• The animation driver based on the vsync ioctl makes a lot of sense, when the ioctl is present. I could even accept that into the customcontext in ssh://codereview.qt-project.org:29418/playground/scenegraph.git :)

    However, there is one thing you want to fix in it. Right now you emit a queued signal from the vsync thread to the GUI thread to tick the animation. As this event will be queued in the GUI thread, you don't know exactly at which time it will be processed. It might be 10 ms after the last animation tick or it might be 20ms since the last animation tick. So what you want to do instead is that you want to use the vsync ioctl to figure out the vsync delta and then just send that to the animation driver in the GUI thread once. Then in the GUI thread you advance the animation with this fixed increment for every frame using the overload to QAnimationDriver::advance() that takes a quint64. The result of this is that the animation will be advanced for the exact time it shows up on screen, instead of the time at which it was being calculated.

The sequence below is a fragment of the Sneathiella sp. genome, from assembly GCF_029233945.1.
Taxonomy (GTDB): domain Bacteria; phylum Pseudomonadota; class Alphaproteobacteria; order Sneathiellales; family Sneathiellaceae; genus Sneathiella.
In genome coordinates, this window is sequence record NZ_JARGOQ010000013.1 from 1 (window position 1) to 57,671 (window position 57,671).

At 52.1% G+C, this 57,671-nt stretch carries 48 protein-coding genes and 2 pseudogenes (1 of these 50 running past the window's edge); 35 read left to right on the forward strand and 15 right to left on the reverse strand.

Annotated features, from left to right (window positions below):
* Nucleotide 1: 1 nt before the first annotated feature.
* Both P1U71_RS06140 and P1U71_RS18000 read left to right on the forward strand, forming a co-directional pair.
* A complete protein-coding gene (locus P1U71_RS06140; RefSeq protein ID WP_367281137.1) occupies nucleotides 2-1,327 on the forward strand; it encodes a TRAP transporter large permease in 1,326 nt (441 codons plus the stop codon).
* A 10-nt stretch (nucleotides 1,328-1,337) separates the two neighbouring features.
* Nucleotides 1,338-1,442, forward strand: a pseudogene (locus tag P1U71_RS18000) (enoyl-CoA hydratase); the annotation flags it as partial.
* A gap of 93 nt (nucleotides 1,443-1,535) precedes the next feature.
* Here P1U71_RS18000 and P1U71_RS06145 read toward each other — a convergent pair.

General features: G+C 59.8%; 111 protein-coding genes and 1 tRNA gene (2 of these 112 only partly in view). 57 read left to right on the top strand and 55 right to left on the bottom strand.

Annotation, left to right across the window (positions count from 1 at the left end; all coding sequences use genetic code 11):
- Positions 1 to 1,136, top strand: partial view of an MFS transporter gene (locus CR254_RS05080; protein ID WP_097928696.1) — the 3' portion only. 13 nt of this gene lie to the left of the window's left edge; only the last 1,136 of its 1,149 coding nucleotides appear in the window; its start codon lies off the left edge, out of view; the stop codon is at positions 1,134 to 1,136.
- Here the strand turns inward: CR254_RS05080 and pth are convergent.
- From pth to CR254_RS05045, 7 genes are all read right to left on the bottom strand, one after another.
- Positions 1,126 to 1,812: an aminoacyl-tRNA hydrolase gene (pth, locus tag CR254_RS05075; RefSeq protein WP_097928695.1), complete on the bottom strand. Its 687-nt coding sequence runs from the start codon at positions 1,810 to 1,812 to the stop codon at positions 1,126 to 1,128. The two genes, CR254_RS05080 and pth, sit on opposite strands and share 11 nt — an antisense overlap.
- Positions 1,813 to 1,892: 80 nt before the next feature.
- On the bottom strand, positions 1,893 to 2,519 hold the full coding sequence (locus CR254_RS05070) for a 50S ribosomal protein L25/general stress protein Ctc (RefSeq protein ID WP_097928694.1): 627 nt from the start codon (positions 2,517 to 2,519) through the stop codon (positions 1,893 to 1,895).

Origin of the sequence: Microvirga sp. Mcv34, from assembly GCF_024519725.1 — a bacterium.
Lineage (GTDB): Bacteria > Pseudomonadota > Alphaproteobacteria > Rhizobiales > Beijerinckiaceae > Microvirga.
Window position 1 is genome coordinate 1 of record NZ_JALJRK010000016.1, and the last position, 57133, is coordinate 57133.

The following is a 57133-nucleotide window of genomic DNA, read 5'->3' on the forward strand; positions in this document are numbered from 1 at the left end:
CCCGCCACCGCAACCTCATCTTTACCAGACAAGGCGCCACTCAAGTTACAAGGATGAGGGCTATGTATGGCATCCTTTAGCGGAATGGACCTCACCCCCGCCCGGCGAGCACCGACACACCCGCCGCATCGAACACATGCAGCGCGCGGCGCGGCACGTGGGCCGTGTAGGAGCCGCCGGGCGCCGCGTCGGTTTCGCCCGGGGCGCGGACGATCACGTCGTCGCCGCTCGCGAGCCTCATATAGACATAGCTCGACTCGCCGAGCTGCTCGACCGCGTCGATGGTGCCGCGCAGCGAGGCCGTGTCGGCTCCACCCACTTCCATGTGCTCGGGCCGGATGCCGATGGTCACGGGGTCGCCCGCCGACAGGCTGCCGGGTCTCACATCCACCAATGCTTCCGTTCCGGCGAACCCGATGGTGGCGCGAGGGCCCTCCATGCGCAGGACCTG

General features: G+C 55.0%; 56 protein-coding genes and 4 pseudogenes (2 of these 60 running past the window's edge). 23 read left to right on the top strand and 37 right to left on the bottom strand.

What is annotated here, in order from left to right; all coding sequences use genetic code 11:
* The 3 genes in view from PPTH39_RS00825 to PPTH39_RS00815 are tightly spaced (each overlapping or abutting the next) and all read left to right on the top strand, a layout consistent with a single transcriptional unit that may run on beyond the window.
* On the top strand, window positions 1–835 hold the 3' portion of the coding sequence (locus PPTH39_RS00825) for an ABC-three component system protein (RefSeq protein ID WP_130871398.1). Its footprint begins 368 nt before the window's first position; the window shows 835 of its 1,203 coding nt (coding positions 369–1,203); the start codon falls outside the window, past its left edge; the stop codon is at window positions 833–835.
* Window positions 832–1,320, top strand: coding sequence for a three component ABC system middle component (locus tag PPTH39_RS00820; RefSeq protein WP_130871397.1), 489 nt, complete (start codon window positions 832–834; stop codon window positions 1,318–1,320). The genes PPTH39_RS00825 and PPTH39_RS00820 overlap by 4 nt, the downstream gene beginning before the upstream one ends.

Then there is a small quirk which is that the application can skip frames because something took longer than 16ms to render. In this case you want to have the animation driver catch up to the skipped time.

    The swaplistenanimationdriver in the playground/scenegraph repository does this, but relies on swapBuffers rather than the vsync ioctl and therefore needs some extra logic to find a stable vsync delta.



  • I don't really understand what the animation drivers in the playground repo are doing. Where is the QAnimationDriver class they are derived from? Is it the same as in Qt-5.1? In that case I don't understand where they get the timer event from.